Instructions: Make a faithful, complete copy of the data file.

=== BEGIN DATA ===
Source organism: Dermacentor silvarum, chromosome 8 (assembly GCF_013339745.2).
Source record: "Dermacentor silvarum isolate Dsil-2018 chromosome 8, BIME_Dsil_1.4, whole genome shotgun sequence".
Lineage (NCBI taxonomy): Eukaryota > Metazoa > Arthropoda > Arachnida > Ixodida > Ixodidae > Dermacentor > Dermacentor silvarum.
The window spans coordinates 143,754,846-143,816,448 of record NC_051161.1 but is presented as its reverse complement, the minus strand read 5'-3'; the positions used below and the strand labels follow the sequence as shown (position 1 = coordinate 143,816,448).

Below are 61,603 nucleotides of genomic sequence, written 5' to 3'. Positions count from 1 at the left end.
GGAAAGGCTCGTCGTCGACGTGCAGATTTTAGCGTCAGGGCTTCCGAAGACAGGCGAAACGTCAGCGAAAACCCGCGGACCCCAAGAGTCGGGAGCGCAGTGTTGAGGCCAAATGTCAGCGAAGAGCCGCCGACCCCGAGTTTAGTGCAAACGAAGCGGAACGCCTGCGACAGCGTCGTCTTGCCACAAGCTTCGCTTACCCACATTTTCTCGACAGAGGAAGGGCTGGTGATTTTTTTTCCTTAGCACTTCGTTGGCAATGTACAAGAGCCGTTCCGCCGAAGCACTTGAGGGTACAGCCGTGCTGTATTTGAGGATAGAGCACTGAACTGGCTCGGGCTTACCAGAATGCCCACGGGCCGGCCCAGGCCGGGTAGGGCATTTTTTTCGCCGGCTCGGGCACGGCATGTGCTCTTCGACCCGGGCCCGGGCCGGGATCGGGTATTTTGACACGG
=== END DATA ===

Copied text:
Source organism: Dermacentor silvarum, chromosome 8 (assembly GCF_013339745.2).
Source record: "Dermacentor silvarum isolate Dsil-2018 chromosome 8, BIME_Dsil_1.4, whole genome shotgun sequence".
Lineage (NCBI taxonomy): Eukaryota > Metazoa > Arthropoda > Arachnida > Ixodida > Ixodidae > Dermacentor > Dermacentor silvarum.
The window spans coordinates 143,754,846-143,816,448 of record NC_051161.1 but is presented as its reverse complement, the minus strand read 5'-3'; the positions used below and the strand labels follow the sequence as shown (position 1 = coordinate 143,816,448).

Below are 61,603 nucleotides of genomic sequence, written 5' to 3'. Positions count from 1 at the left end.
GGAAAGGCTCGTCGTCGACGTGCAGATTTTAGCGTCAGGGCTTCCGAAGACAGGCGAAACGTCAGCGAAAACCCGCGGACCCCAAGAGTCGGGAGCGCAGTGTTGAGGCCAAATGTCAGCGAAGAGCCGCCGACCCCGAGTTTAGTGCAAACGAAGCGGAACGCCTGCGACAGCGTCGTCTTGCCACAAGCTTCGCTTACCCACATTTTCTCGACAGAGGAAGGGCTGGTGATTTTTTTTCCTTAGCACTTCGTTGGCAATGTACAAGAGCCGTTCCGCCGAAGCACTTGAGGGTACAGCCGTGCTGTATTTGAGGATAGAGCACTGAACTGGCTCGGGCTTACCAGAATGCCCACGGGCCGGCCCAGGCCGGGTAGGGCATTTTTTTCGCCGGCTCGGGCACGGCATGTGCTCTTCGACCCGGGCCCGGGCCGGGATCGGGTATTTTGACACGG